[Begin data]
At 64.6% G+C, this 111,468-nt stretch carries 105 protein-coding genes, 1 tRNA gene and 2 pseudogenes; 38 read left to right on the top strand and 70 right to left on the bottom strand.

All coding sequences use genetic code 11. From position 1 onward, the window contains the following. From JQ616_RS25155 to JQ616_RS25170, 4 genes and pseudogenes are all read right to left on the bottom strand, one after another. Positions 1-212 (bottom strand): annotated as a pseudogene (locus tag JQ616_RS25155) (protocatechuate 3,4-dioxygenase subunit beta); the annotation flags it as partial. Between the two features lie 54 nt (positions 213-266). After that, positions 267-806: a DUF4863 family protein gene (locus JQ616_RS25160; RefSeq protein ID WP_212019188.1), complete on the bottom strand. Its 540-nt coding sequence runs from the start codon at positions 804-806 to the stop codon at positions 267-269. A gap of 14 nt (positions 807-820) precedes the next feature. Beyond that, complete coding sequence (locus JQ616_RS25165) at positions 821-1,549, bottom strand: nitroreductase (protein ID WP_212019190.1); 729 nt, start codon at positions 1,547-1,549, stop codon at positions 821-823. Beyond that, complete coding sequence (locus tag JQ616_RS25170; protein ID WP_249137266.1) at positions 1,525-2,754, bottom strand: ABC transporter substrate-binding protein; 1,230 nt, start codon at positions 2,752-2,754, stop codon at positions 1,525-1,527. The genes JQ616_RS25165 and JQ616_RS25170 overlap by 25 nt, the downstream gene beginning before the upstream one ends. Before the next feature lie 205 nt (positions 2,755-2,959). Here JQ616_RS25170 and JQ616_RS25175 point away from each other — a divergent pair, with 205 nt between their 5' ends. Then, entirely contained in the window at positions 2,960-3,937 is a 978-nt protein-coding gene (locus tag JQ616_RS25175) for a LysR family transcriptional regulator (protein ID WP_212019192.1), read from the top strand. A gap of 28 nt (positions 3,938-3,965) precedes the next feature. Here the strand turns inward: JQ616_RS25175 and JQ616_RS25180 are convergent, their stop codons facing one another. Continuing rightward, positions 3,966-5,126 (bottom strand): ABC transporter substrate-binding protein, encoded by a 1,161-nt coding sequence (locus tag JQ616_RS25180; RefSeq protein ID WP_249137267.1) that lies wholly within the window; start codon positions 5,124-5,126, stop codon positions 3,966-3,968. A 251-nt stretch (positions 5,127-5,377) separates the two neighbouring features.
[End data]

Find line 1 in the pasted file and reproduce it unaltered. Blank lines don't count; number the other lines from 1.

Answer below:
At 64.6% G+C, this 111,468-nt stretch carries 105 protein-coding genes, 1 tRNA gene and 2 pseudogenes; 38 read left to right on the top strand and 70 right to left on the bottom strand.